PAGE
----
Anyone who sells anything on Amazon is familiar with the many rules, guidelines and, peculiarities of writing their product listing page. It can be very confusing and sometimes sellers can have their pages suspended if they do something wrong. Often it takes a while to sort out exactly what the seller did wrong and ends up costing her sales.
Over the last 2-3 years I’ve written hundreds of product listings for clients and have developed a list of best practices when approaching a listing. If your page isn’t doing well or not converting the way you would like perhaps these tips will be helpful.
Follow the rules. This means character limits, formatting, verboten words, and promises. Did you know that the only punctuation allowed in bullets and titles are commas and semicolons? Or that you aren’t allowed to put sales and/or discount information in bullets or titles? While you may flaunt the rules and seem to get away with it, eventually the Zon catches up with you and you risk having your listing suspended.
Reduce your keywords to 5-7. The urge to want to use as many keywords as possible is often irrestitible, but you should try to resist anyway. The truth is, if you have narrowed your focus to your ideal customer, you shouldn’t need more than 5-7 keywords. And no matter what anyone tells you, consumers do not read keyword stuffed copy. For good reason, it usually makes no sense.
Search reviews of your own product and competitors with similar or the same product for benefits, phrasing, and language that will resonate with your prospect. You may even find inspiration for an awesome headline. Look for phrases, features and, benefits that come up repeatedly in the reviews – these are the things that are resonating with the consumer or your product. Also, check the headline on the reviews, they may spark a great idea for an awesome headline.
Never, ever, ever, ever pay for reviews. This includes review swapping (I’ll review yours if you review mine), hiring ‘services’ that will do reviews, etc. Amazon has really cracked down on phony reviews in the last couple of years and in fact are suing several parties who were selling Amazon reviews. If you have fake reviews on your account you risk being banned from Amazon. They are that serious about it. This article about paid reviews you may find very illuminating.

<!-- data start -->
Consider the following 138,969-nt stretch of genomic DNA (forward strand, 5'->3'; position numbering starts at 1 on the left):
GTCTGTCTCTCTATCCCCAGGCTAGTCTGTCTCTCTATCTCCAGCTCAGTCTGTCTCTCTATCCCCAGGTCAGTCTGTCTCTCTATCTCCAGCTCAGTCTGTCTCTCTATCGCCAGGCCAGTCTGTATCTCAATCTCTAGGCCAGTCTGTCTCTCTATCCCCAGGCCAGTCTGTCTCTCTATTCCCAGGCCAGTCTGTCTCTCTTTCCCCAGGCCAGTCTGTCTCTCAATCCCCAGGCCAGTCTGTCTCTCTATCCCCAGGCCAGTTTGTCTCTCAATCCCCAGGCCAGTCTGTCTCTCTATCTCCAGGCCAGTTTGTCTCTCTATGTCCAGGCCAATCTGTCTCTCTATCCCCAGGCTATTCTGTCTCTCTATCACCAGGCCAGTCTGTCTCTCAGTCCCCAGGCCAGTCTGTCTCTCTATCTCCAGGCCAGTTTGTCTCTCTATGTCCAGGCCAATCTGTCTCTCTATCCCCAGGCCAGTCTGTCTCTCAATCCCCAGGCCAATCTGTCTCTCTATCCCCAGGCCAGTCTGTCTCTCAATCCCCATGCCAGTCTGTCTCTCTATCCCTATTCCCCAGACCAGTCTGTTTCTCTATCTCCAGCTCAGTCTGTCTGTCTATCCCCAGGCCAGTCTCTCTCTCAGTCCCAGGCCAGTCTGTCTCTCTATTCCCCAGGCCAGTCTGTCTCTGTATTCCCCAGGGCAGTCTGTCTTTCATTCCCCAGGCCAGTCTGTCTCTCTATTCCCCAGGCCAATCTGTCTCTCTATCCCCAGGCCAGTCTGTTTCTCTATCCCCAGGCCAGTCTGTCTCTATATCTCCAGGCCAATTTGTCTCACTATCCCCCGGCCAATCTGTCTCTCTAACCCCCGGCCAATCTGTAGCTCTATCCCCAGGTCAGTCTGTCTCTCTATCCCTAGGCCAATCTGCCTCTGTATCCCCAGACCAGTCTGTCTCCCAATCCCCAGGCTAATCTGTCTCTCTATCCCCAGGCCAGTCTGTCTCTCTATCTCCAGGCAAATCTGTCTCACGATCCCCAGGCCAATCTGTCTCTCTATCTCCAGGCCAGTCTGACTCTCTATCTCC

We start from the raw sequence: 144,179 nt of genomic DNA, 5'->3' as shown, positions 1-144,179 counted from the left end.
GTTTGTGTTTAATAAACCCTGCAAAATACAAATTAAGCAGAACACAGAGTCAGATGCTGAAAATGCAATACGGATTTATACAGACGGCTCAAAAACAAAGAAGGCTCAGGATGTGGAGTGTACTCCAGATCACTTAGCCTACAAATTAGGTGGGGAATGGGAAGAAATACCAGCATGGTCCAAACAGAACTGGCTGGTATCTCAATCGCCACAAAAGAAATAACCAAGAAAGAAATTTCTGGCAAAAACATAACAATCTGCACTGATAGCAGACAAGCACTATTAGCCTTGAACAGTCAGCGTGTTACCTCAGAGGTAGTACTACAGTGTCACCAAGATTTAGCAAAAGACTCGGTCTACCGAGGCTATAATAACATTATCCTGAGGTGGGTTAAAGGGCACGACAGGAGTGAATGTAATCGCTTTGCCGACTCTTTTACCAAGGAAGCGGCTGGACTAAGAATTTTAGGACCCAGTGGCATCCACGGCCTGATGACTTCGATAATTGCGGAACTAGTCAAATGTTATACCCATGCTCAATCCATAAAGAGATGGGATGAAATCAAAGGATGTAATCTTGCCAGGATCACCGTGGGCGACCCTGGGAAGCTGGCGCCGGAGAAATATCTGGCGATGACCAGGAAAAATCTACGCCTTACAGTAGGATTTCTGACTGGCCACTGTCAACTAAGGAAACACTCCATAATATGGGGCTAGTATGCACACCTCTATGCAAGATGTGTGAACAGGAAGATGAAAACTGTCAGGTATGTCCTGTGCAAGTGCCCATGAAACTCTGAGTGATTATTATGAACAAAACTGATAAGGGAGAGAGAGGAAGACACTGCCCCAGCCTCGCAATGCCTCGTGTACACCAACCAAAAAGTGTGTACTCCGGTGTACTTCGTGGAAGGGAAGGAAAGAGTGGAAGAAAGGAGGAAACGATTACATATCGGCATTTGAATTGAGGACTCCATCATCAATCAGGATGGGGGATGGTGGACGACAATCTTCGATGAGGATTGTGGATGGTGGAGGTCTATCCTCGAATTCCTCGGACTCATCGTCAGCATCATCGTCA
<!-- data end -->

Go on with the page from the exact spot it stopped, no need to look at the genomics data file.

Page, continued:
Don’t waste bullet points on guarantees or bonuses. I can’t tell you how many times I’ve seen bullet points that talk about bonuses, sales discounts, and guarantees. It’s a waste of a bullet. There is ample room elsewhere in the listing to mention these items. And if you can’t come up with at least 5 benefits of your product perhaps you are selling the wrong product.
Stop using ALL CAPS. Ditto on stars, check-marks or other fancy symbols that you think will make your copy stand out. In fact, ALL CAPS when used in the Internet means you are yelling at a person. Do you really want to yell at your prospect? Honestly, these marks and symbols don’t do anything to highlight your product and it looks amateurish.
Don’t waste your product description. Many sellers spend all their time on titles and bullets and then just toss a generic paragraph of unimpressive sales copy down in the product description. It’s an absolute waste of space to do that. Your product description gives you the most room to really regale your product and speak directly to your prospect. Use your product description to take your prospect through the sales cycle, all the way to the call to action.
Ideally a product description should have: An attention getting headline that speaks to the prospects problem; A second para with appropriate subhead that regales the features and benefits of your product and how it solves the prospects problem; A short bullet list; Your guarantee and bonus (if you offer one) and; A call to action.
Educate yourself on copy writing. Whether you write your own copy or hire someone to write it for you, you should know the basics and understand the elements that need to be in your copy to be effective. An excellent (albeit huge) reference on copy writing is Breakthrough Advertising by Eugene Schwartz. It is available for purchase and though the price is prohibitive I highly recommend it. If your funds are limited you can probably find a used copy or even check it out at the library.
Stop making your copy about you. I hate to break it to you but there isn’t a prospect anywhere on Earth who cares about you—they care about themselves. They are considering your product because it will potentially benefit them. Your copy has to be about them, their problem, their pain and a solution to said pain or problem. Your product listing has to clearly show your prospect what’s in it for them.
Slant your copy toward your ideal customer. No matter what your product is, there is NO product on Earth that is for everyone. While everyone may be able to use your product it doesn’t mean they are looking for it or want it. You need to do your research and determine who exactly does need and want your product. Kitchen gadgets are for people who love to cook, entertain and nurture others. Health products are for people who are health conscious or are trying to solve a health issue. The bonus here, is that the more specific you are in narrowing down your ideal customer, the more you will sell and the more your listing will appeal to those people.
How about you? Have you had a hard time figuring out how to write your listing? Did you eventually learn what worked and what didn’t? Feel free to tell us your story or share your successful tips in the comments below.